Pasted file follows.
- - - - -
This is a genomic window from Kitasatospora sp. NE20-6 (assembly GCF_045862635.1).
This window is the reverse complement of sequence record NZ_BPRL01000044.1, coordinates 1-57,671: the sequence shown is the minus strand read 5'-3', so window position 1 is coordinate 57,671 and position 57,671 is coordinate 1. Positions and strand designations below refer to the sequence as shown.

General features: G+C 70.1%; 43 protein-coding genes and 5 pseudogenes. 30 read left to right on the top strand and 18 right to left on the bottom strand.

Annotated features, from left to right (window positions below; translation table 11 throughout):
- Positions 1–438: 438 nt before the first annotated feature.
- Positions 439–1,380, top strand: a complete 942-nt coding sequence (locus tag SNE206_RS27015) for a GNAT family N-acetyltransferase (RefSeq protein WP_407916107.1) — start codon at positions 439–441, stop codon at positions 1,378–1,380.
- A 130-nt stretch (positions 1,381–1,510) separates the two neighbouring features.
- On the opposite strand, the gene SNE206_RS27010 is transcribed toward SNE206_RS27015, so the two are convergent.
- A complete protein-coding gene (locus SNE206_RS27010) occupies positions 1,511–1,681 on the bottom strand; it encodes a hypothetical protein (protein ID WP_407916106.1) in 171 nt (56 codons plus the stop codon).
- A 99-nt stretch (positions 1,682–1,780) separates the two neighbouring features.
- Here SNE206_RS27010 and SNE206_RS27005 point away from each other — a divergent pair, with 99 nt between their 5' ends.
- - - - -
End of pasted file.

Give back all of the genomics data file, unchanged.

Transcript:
This is a genomic window from Kitasatospora sp. NE20-6 (assembly GCF_045862635.1).
This window is the reverse complement of sequence record NZ_BPRL01000044.1, coordinates 1-57,671: the sequence shown is the minus strand read 5'-3', so window position 1 is coordinate 57,671 and position 57,671 is coordinate 1. Positions and strand designations below refer to the sequence as shown.

General features: G+C 70.1%; 43 protein-coding genes and 5 pseudogenes. 30 read left to right on the top strand and 18 right to left on the bottom strand.

Annotated features, from left to right (window positions below; translation table 11 throughout):
- Positions 1–438: 438 nt before the first annotated feature.
- Positions 439–1,380, top strand: a complete 942-nt coding sequence (locus tag SNE206_RS27015) for a GNAT family N-acetyltransferase (RefSeq protein WP_407916107.1) — start codon at positions 439–441, stop codon at positions 1,378–1,380.
- A 130-nt stretch (positions 1,381–1,510) separates the two neighbouring features.
- On the opposite strand, the gene SNE206_RS27010 is transcribed toward SNE206_RS27015, so the two are convergent.
- A complete protein-coding gene (locus SNE206_RS27010) occupies positions 1,511–1,681 on the bottom strand; it encodes a hypothetical protein (protein ID WP_407916106.1) in 171 nt (56 codons plus the stop codon).
- A 99-nt stretch (positions 1,682–1,780) separates the two neighbouring features.
- Here SNE206_RS27010 and SNE206_RS27005 point away from each other — a divergent pair, with 99 nt between their 5' ends.